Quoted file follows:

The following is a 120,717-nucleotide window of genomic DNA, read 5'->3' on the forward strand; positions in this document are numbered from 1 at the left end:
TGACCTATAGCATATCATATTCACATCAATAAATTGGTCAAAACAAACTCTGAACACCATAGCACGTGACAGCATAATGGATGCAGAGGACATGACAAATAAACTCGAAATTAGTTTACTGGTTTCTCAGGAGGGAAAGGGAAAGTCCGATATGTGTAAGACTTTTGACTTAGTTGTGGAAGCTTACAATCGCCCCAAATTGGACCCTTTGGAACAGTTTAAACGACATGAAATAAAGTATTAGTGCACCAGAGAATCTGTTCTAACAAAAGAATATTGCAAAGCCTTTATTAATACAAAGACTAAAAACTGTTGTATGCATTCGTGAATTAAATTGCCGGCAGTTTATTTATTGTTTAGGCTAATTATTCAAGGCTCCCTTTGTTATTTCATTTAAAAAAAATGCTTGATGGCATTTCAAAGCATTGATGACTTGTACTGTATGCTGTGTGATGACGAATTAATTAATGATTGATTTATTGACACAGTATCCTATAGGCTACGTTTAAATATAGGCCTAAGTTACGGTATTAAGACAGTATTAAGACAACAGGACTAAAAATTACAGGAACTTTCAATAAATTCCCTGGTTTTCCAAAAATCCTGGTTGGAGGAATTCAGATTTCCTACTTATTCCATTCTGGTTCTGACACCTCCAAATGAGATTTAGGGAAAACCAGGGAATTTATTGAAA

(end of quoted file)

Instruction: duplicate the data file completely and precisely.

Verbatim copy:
The following is a 120,717-nucleotide window of genomic DNA, read 5'->3' on the forward strand; positions in this document are numbered from 1 at the left end:
TGACCTATAGCATATCATATTCACATCAATAAATTGGTCAAAACAAACTCTGAACACCATAGCACGTGACAGCATAATGGATGCAGAGGACATGACAAATAAACTCGAAATTAGTTTACTGGTTTCTCAGGAGGGAAAGGGAAAGTCCGATATGTGTAAGACTTTTGACTTAGTTGTGGAAGCTTACAATCGCCCCAAATTGGACCCTTTGGAACAGTTTAAACGACATGAAATAAAGTATTAGTGCACCAGAGAATCTGTTCTAACAAAAGAATATTGCAAAGCCTTTATTAATACAAAGACTAAAAACTGTTGTATGCATTCGTGAATTAAATTGCCGGCAGTTTATTTATTGTTTAGGCTAATTATTCAAGGCTCCCTTTGTTATTTCATTTAAAAAAAATGCTTGATGGCATTTCAAAGCATTGATGACTTGTACTGTATGCTGTGTGATGACGAATTAATTAATGATTGATTTATTGACACAGTATCCTATAGGCTACGTTTAAATATAGGCCTAAGTTACGGTATTAAGACAGTATTAAGACAACAGGACTAAAAATTACAGGAACTTTCAATAAATTCCCTGGTTTTCCAAAAATCCTGGTTGGAGGAATTCAGATTTCCTACTTATTCCATTCTGGTTCTGACACCTCCAAATGAGATTTAGGGAAAACCAGGGAATTTATTGAAA